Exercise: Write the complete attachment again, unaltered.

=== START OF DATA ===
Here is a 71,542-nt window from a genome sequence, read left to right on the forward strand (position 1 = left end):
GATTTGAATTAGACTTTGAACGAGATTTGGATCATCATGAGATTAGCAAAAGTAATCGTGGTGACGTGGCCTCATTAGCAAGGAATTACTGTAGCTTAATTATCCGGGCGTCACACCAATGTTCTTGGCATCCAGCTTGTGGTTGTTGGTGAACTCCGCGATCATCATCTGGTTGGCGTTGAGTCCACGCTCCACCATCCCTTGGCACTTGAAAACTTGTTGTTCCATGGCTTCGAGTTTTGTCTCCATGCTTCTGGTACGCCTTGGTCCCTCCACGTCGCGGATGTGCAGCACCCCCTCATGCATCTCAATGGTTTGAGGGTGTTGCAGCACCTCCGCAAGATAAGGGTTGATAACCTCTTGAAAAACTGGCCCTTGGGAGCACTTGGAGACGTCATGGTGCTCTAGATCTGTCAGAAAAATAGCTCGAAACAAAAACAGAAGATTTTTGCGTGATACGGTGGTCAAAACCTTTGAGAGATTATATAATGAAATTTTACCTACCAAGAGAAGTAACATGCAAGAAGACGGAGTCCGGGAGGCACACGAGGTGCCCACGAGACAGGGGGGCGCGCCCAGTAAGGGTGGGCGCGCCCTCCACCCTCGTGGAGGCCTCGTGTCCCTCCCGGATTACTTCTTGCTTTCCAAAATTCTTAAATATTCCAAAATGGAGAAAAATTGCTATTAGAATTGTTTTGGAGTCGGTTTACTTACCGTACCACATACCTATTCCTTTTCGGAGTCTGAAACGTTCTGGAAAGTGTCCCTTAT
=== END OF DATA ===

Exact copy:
Here is a 71,542-nt window from a genome sequence, read left to right on the forward strand (position 1 = left end):
GATTTGAATTAGACTTTGAACGAGATTTGGATCATCATGAGATTAGCAAAAGTAATCGTGGTGACGTGGCCTCATTAGCAAGGAATTACTGTAGCTTAATTATCCGGGCGTCACACCAATGTTCTTGGCATCCAGCTTGTGGTTGTTGGTGAACTCCGCGATCATCATCTGGTTGGCGTTGAGTCCACGCTCCACCATCCCTTGGCACTTGAAAACTTGTTGTTCCATGGCTTCGAGTTTTGTCTCCATGCTTCTGGTACGCCTTGGTCCCTCCACGTCGCGGATGTGCAGCACCCCCTCATGCATCTCAATGGTTTGAGGGTGTTGCAGCACCTCCGCAAGATAAGGGTTGATAACCTCTTGAAAAACTGGCCCTTGGGAGCACTTGGAGACGTCATGGTGCTCTAGATCTGTCAGAAAAATAGCTCGAAACAAAAACAGAAGATTTTTGCGTGATACGGTGGTCAAAACCTTTGAGAGATTATATAATGAAATTTTACCTACCAAGAGAAGTAACATGCAAGAAGACGGAGTCCGGGAGGCACACGAGGTGCCCACGAGACAGGGGGGCGCGCCCAGTAAGGGTGGGCGCGCCCTCCACCCTCGTGGAGGCCTCGTGTCCCTCCCGGATTACTTCTTGCTTTCCAAAATTCTTAAATATTCCAAAATGGAGAAAAATTGCTATTAGAATTGTTTTGGAGTCGGTTTACTTACCGTACCACATACCTATTCCTTTTCGGAGTCTGAAACGTTCTGGAAAGTGTCCCTTAT